Downtown recovery: welcome to the digital era
Several businesses and retailers were able to keep their head above the water thanks to their ability to innovate. Orders, deliveries, logistics: the recent reality has taught us that it takes much more than just a nice display to stand out. And good news: personalization and responsiveness are still essential.
“Survival and hope.” These are the words that come to mind when Stéphane Drouin thinks of the past few months. The General Manager of the Conseil québécois du commerce de détail (CQCD) reports that the uncertainty and delayed reopenings have caused a great deal of stress to its members. “About 70 to 80% of businesses have, at most, two months’ worth of liquidity ahead of them,” he explains.
In his opinion, “it was crucial that we quickly get involved in the recovery plan to help implement support and valuing strategies.” Under pressure, he sees the crisis as an accelerator: “Not all retailers were at the same level, particularly when it comes to delivery and pick-up.” He mentions initiatives such as Montréal centre-ville’s Génie centre-ville. Since mid-June, this initiative allows consumers to shop, order, and receive their goods—products sold in this Quebec economic lung—thanks to ultra-fast shipping.
Looking to the future, and in a context of sustainable mobility, Jalon Montréal is working to reduce the ecological footprint and improve the delivery experience. Its pilot project, Colibri, consists of offering delivery services in the Ville-Marie area, using electric cargo bikes. It’s a “turning point in urban innovation and logistics. It’s clearly becoming a necessity,” believes Danielle Charrette, interim General Manager.
All retailers agree: consumers expect shorter, faster delivery times. At Vinum Design, this sometimes translates to just a few hours after placing an order, explains President Marc Gaudry. Mobilia’s Johannes Kau echoes this: “Logistics and transportation have really been through the ringer, with trucks being so highly solicited.”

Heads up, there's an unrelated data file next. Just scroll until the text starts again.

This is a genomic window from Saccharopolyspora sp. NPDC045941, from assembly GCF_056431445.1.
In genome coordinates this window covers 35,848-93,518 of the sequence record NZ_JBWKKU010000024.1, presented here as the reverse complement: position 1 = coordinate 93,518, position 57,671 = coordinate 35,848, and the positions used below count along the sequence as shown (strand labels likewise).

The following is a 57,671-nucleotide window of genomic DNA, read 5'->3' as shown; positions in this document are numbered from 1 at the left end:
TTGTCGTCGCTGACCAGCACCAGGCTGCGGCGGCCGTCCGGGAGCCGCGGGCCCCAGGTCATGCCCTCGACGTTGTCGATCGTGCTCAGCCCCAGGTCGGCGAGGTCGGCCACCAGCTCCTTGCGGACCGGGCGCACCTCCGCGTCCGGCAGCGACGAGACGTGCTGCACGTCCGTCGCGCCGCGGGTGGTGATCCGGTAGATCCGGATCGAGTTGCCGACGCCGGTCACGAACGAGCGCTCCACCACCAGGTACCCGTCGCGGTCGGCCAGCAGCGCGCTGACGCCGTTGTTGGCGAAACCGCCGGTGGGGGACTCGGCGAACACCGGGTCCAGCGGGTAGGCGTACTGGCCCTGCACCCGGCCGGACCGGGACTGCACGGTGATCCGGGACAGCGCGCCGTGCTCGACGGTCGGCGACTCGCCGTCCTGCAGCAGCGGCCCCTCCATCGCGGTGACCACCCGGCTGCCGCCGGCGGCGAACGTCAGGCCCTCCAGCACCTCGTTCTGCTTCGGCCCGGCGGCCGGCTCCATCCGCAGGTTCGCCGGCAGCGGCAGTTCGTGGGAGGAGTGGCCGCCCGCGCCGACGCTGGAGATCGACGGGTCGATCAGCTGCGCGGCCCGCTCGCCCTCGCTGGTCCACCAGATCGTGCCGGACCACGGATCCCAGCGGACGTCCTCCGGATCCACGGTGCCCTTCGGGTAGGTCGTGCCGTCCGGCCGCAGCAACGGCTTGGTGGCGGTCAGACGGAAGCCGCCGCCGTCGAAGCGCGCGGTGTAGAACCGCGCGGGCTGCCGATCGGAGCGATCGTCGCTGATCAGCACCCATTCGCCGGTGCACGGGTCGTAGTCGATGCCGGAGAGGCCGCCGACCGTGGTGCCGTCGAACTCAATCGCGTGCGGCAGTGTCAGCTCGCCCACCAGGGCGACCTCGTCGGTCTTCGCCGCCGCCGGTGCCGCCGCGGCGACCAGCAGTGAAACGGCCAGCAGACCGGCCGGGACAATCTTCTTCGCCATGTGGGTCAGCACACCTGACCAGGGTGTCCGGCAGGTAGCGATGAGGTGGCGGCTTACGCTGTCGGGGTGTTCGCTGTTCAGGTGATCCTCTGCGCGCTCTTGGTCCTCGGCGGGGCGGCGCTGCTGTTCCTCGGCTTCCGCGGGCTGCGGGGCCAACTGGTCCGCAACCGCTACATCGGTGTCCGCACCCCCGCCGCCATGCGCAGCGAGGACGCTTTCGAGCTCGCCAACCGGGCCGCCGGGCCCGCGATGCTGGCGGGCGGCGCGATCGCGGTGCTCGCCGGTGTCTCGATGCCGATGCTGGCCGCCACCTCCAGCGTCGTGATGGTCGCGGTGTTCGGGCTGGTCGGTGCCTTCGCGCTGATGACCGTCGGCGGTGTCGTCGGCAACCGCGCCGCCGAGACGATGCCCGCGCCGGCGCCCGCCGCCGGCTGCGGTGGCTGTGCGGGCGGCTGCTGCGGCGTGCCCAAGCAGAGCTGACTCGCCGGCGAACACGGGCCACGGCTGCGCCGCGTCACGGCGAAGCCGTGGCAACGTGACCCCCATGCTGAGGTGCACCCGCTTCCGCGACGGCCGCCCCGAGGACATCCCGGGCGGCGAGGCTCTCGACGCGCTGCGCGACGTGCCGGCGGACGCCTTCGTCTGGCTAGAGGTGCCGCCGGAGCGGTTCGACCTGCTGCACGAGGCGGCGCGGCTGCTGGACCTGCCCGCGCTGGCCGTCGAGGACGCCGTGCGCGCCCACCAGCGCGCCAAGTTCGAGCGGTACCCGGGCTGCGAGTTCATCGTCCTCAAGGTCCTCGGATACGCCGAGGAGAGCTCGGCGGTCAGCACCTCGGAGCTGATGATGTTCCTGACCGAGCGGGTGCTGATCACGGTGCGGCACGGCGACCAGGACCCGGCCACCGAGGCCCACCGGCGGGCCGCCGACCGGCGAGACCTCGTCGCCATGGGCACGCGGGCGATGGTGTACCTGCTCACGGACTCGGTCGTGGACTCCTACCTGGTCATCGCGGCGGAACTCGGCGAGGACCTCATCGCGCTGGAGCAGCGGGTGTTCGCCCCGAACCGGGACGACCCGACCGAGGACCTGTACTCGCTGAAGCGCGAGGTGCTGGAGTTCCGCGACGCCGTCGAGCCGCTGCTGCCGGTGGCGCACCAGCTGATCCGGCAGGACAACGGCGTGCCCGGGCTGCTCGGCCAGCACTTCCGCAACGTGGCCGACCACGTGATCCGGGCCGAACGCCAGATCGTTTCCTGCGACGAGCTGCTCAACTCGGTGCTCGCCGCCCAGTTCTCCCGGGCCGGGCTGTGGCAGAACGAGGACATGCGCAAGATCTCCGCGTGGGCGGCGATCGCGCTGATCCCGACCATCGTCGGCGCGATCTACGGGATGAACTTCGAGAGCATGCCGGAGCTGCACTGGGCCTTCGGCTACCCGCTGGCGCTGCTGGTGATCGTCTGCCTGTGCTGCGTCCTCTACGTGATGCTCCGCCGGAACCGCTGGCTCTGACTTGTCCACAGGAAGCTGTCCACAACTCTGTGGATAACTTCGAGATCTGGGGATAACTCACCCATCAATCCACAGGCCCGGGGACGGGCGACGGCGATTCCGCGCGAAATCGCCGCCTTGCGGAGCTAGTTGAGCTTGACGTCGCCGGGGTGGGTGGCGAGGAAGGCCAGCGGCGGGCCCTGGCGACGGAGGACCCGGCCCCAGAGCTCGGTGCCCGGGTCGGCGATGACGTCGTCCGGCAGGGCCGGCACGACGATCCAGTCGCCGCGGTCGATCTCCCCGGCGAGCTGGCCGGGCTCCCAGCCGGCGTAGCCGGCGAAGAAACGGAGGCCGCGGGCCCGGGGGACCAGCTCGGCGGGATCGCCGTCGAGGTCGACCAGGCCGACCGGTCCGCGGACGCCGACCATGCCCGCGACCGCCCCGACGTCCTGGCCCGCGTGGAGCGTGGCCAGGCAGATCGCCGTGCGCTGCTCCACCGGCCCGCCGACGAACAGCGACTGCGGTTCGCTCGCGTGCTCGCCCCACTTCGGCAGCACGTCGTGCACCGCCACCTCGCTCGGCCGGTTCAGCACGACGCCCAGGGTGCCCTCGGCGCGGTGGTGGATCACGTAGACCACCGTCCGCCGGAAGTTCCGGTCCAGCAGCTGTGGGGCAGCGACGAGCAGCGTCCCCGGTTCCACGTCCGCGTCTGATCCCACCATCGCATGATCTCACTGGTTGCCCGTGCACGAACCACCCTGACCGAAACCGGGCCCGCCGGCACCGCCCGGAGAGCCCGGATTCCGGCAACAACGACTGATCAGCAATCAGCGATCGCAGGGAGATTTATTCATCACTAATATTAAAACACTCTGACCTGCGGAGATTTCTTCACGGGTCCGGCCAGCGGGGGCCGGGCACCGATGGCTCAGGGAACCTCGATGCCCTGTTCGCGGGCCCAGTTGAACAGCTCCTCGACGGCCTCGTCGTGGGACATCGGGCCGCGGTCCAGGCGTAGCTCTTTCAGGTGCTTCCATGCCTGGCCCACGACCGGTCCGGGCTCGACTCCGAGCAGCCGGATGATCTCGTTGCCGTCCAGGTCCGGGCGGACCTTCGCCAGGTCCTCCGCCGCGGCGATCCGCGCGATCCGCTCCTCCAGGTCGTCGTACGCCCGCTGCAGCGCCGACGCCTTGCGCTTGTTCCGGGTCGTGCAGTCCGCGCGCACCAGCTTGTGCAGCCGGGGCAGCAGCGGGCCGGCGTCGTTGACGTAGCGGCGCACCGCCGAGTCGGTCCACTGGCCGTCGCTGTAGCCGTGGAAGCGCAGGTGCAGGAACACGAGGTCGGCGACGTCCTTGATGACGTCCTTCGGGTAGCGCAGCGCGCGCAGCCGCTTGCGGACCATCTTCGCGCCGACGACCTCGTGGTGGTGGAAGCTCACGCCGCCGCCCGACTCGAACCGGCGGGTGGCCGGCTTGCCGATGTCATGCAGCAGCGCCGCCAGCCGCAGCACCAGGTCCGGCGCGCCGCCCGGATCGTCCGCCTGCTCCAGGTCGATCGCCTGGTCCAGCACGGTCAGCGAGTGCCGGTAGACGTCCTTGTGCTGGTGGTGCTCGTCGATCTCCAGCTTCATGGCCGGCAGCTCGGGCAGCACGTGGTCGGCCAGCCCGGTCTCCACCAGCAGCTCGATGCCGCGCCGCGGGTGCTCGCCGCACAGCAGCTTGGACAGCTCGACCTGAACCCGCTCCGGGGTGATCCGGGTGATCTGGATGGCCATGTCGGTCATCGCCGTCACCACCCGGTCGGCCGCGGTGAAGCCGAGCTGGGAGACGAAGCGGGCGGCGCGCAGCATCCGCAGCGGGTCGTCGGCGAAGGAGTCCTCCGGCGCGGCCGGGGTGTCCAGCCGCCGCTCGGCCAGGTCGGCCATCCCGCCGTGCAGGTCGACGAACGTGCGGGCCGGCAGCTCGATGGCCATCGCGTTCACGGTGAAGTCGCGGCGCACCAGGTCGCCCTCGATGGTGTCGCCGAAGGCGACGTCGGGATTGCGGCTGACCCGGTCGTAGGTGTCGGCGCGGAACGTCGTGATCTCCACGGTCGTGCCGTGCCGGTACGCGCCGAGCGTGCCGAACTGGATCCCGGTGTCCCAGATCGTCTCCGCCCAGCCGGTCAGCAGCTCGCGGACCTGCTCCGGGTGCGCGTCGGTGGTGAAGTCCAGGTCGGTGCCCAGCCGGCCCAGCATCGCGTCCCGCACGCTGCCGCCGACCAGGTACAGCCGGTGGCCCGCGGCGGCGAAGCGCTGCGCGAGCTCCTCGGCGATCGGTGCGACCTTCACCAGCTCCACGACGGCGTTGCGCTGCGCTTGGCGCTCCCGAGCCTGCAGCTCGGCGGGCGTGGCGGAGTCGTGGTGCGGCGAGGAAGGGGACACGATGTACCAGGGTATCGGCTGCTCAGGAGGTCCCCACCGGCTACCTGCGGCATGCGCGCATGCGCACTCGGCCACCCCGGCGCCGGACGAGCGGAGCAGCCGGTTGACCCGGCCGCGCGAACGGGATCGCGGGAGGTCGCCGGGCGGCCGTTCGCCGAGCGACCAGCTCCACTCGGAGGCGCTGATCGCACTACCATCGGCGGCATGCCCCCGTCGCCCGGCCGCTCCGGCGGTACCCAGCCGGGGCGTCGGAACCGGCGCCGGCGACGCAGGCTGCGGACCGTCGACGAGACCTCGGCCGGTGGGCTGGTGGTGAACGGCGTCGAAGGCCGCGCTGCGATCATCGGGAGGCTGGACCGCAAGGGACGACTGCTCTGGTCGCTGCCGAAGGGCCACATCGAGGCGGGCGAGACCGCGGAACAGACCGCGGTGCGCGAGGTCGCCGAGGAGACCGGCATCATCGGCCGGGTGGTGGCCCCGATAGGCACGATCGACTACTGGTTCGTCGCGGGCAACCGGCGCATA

Online since July, Mobilia offers an appointment option allowing customers to fill out a questionnaire, reserve a time slot, and show up at the store, where a representative will be ready for them. At-risk individuals can also schedule a pick-up outside business hours. Through videoconferencing, you can also walk through the store or get help making purchases via the website.
Instead of automated emails and generic forms, responsiveness, regardless of the communication method, is key. In the hotel industry, buying local is more important than ever. Downtown hotels and associations are making every effort to express the importance of booking with them directly or by phone instead of using external interfaces, which offer the same price, but generate significant transaction fees.
Technology also helps retailers. Think no-contact payment terminals, or the lepanierbleu.ca initiative, which has enabled dozens of downtown businesses to show their local nature. Elsewhere in Quebec, companies are offering noteworthy, inspiring personalized approaches. The Bar à Lunette, for instance, uses webcams to allow customers to try on glasses. It’s a mixture of virtual reality, simplicity, and made-to-measure service.
Stéphane Drouin of the CQCD is hopeful for an even stronger, more modern retail sector. “Those who survive this can survive anything.” The end-of-June announcement that American artificial intelligence company Behavox would be investing $35 M and taking residence in Maison Manuvie in 2021, and the early-July announcement of the reopening of food courts like Le Cathcart and the Time Out Market, will have added colour, leaving the gloom of spring behind.